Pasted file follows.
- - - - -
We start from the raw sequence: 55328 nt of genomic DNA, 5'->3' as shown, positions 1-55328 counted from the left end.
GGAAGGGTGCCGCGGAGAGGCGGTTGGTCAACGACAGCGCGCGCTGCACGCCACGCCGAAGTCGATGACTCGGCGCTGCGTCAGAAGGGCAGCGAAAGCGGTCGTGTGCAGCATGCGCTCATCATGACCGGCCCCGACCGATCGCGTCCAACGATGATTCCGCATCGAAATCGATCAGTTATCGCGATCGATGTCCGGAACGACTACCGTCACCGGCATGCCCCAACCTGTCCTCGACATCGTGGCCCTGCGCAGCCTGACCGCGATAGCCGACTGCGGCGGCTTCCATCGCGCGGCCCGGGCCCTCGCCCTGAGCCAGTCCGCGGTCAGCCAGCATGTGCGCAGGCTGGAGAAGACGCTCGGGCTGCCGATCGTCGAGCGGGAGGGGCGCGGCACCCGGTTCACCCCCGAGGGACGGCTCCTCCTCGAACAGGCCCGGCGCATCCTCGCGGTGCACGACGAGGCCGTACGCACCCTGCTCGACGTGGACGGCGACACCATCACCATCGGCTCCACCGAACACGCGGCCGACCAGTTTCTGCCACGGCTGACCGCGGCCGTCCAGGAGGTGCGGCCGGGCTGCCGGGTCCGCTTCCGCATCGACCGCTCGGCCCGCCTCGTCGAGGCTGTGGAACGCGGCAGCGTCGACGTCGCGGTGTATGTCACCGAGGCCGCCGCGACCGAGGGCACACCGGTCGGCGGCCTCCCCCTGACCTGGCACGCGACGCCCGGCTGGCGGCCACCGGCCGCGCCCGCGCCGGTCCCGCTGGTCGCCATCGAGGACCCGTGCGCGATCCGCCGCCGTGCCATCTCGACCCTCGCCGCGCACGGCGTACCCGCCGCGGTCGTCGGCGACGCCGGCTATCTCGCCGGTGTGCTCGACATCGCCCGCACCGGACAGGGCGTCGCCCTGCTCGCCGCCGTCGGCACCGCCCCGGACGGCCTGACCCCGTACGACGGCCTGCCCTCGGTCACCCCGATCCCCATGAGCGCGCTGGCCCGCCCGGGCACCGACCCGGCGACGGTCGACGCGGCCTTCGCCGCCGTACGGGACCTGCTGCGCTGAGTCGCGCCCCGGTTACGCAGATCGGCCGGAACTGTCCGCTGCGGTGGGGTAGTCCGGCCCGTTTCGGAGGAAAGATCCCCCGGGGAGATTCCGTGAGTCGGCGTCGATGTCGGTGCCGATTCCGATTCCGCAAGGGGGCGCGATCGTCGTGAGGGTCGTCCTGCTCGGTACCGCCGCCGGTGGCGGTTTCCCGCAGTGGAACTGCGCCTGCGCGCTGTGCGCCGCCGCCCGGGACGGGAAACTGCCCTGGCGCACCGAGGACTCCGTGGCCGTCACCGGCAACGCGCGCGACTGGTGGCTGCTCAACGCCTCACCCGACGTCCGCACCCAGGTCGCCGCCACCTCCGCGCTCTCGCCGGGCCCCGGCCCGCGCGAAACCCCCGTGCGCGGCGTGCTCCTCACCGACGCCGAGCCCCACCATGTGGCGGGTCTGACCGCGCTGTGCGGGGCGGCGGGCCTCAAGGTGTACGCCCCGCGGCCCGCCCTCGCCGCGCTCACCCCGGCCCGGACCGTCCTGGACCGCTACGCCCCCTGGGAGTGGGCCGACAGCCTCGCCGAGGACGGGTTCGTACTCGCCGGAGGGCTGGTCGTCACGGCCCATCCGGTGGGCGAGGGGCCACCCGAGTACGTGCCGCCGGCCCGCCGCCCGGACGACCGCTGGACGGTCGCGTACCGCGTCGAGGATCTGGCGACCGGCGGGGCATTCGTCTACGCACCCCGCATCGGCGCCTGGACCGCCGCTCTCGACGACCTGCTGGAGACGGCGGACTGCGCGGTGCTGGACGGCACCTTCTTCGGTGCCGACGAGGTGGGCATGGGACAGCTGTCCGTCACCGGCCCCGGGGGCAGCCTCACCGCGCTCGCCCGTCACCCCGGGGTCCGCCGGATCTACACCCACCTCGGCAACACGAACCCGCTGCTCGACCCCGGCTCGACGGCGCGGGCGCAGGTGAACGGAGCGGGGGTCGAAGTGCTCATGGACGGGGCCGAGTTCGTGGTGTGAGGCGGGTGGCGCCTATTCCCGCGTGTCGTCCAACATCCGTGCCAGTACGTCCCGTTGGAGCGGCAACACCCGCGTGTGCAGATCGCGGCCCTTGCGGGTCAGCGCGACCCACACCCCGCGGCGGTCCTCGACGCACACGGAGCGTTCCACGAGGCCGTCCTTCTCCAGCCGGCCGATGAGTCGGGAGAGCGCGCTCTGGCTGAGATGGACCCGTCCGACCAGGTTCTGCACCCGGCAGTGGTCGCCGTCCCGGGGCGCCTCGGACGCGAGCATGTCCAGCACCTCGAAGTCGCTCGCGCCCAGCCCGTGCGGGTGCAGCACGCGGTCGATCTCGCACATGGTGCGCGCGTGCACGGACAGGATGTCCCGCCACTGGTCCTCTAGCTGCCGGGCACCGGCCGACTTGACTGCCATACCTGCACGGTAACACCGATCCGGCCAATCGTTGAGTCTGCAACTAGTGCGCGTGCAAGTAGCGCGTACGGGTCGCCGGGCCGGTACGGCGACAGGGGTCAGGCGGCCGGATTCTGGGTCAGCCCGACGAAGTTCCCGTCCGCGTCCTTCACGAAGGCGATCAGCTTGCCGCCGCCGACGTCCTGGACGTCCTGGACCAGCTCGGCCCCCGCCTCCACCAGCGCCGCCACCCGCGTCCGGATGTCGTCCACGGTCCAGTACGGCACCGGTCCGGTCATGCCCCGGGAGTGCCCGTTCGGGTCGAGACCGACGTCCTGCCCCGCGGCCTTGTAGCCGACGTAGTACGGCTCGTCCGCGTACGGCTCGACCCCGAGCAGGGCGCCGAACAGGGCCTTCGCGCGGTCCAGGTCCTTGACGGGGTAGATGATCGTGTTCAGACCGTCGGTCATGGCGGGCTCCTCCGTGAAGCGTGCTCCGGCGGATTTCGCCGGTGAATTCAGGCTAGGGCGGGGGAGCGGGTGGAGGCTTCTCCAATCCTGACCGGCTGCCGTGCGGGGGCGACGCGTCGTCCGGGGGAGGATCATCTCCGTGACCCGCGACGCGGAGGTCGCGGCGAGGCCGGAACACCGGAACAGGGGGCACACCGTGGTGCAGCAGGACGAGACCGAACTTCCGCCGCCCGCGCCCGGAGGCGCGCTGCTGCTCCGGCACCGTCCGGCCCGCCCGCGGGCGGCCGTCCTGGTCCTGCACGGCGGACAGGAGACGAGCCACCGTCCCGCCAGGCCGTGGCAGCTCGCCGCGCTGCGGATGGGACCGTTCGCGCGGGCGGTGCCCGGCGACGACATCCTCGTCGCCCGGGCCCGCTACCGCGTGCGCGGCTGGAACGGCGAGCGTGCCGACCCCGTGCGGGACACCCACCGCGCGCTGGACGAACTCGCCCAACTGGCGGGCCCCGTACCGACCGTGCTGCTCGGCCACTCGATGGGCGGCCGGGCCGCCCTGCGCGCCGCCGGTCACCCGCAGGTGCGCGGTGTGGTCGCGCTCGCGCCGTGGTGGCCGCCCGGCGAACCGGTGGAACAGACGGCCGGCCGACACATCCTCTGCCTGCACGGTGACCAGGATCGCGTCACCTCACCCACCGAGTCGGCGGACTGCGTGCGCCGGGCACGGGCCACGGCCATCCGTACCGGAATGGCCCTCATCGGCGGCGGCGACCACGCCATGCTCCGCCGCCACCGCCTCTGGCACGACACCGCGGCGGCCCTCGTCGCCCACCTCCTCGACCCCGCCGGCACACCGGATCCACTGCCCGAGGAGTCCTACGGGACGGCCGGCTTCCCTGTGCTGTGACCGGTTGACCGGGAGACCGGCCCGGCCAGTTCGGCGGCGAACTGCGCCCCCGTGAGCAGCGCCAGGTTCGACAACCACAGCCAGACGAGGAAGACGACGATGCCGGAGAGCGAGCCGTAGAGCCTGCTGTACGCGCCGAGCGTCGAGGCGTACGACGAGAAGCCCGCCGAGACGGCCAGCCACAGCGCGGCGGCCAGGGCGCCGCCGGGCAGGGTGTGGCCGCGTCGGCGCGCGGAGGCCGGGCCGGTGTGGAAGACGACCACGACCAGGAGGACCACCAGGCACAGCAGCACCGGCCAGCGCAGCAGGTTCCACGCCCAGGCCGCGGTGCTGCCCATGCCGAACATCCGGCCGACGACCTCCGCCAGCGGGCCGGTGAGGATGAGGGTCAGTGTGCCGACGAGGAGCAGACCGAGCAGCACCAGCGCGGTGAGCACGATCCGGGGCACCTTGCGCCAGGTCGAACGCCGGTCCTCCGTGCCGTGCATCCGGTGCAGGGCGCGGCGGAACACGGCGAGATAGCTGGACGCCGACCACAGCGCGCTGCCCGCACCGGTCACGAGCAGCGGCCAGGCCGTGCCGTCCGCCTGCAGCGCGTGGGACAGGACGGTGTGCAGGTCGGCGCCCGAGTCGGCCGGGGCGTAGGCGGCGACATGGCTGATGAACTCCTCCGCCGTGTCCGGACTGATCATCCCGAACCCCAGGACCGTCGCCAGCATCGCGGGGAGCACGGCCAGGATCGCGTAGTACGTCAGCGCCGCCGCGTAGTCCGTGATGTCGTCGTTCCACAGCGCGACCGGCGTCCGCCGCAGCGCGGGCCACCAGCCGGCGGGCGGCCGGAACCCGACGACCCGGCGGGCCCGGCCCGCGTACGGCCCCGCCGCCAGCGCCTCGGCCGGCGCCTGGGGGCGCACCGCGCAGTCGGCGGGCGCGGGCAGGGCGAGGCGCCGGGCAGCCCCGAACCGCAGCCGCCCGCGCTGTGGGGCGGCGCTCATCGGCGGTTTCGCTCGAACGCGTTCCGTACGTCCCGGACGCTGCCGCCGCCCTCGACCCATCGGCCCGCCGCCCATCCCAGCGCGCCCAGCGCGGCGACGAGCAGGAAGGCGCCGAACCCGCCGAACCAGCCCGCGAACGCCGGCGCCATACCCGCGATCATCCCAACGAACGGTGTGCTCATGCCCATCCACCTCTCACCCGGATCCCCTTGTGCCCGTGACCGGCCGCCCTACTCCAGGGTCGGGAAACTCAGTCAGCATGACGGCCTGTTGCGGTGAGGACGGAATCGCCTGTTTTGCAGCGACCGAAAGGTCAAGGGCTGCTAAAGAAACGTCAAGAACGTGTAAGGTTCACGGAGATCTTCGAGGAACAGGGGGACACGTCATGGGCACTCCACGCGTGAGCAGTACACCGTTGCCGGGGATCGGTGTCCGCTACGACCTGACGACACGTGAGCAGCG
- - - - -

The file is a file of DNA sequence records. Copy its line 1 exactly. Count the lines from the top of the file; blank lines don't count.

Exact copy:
We start from the raw sequence: 55328 nt of genomic DNA, 5'->3' as shown, positions 1-55328 counted from the left end.